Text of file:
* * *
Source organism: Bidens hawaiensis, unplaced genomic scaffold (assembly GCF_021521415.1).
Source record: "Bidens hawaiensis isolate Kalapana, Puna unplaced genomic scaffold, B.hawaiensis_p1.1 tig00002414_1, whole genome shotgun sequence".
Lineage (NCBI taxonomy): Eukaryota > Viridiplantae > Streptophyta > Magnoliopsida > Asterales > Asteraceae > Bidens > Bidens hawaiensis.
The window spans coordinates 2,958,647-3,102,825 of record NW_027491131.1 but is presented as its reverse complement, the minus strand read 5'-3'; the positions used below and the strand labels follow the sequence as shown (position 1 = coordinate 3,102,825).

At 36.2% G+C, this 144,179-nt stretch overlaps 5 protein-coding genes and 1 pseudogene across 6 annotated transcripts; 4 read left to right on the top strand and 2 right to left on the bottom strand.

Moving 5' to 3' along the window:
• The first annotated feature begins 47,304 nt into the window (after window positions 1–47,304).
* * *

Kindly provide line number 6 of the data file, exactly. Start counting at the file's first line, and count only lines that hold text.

Moving 5' to 3' along the window: